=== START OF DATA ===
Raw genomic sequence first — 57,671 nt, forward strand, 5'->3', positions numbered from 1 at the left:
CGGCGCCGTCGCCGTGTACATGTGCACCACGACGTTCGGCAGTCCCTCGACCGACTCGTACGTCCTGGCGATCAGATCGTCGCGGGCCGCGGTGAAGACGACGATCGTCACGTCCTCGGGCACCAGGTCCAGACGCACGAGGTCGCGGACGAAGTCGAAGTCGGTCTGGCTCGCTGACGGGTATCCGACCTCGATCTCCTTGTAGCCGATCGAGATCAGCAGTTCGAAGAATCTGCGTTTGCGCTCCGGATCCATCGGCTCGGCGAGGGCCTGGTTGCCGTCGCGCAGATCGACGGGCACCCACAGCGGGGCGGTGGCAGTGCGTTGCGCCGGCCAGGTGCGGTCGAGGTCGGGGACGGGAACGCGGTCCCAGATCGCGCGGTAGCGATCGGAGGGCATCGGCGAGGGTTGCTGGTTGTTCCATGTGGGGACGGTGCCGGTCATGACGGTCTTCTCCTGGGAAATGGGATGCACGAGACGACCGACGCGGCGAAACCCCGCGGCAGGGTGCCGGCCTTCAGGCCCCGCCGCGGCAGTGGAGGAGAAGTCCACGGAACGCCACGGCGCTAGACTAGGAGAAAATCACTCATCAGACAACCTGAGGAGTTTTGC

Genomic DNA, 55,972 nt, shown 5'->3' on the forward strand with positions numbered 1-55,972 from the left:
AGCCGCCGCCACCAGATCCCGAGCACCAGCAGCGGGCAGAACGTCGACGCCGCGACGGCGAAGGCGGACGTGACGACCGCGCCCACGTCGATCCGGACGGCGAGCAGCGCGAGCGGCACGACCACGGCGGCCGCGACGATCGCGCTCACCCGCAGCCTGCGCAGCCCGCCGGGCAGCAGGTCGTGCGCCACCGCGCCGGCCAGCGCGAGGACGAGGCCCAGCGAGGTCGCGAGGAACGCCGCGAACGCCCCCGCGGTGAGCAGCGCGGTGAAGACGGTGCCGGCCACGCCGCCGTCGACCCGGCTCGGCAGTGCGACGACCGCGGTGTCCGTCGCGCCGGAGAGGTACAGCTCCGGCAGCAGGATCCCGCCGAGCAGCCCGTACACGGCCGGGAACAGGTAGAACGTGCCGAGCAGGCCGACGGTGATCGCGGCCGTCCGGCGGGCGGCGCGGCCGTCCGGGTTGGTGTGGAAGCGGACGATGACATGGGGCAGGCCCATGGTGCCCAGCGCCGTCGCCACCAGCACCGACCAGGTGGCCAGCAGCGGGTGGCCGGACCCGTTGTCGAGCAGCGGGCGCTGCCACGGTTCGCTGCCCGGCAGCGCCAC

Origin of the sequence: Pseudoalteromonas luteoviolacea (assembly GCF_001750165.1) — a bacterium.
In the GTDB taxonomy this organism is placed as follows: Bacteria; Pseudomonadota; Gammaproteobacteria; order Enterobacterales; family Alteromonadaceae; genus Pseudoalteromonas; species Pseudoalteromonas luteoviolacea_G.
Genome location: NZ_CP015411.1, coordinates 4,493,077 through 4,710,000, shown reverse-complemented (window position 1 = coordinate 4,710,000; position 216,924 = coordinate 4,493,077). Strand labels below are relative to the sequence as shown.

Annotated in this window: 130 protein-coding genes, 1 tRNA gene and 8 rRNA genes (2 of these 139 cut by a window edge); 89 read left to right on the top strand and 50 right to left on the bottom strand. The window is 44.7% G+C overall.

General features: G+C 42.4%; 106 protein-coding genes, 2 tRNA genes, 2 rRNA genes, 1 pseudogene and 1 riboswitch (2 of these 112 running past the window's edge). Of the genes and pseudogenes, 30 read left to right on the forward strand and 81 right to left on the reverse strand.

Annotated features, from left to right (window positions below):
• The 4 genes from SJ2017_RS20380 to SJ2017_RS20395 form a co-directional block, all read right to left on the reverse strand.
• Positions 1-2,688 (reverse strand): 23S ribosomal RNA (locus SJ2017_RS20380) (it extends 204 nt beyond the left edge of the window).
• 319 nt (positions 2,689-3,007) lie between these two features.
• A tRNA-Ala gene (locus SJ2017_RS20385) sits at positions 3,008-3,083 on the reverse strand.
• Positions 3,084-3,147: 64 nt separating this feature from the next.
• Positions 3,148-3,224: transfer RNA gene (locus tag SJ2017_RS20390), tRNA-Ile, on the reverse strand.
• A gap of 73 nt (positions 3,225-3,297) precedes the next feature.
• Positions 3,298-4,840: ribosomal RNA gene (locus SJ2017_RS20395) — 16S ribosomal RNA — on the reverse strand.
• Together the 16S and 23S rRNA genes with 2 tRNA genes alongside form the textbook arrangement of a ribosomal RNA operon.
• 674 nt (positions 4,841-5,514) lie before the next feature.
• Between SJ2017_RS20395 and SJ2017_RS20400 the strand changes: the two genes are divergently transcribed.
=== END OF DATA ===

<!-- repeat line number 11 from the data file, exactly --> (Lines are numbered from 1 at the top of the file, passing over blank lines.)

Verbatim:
• The 4 genes from SJ2017_RS20380 to SJ2017_RS20395 form a co-directional block, all read right to left on the reverse strand.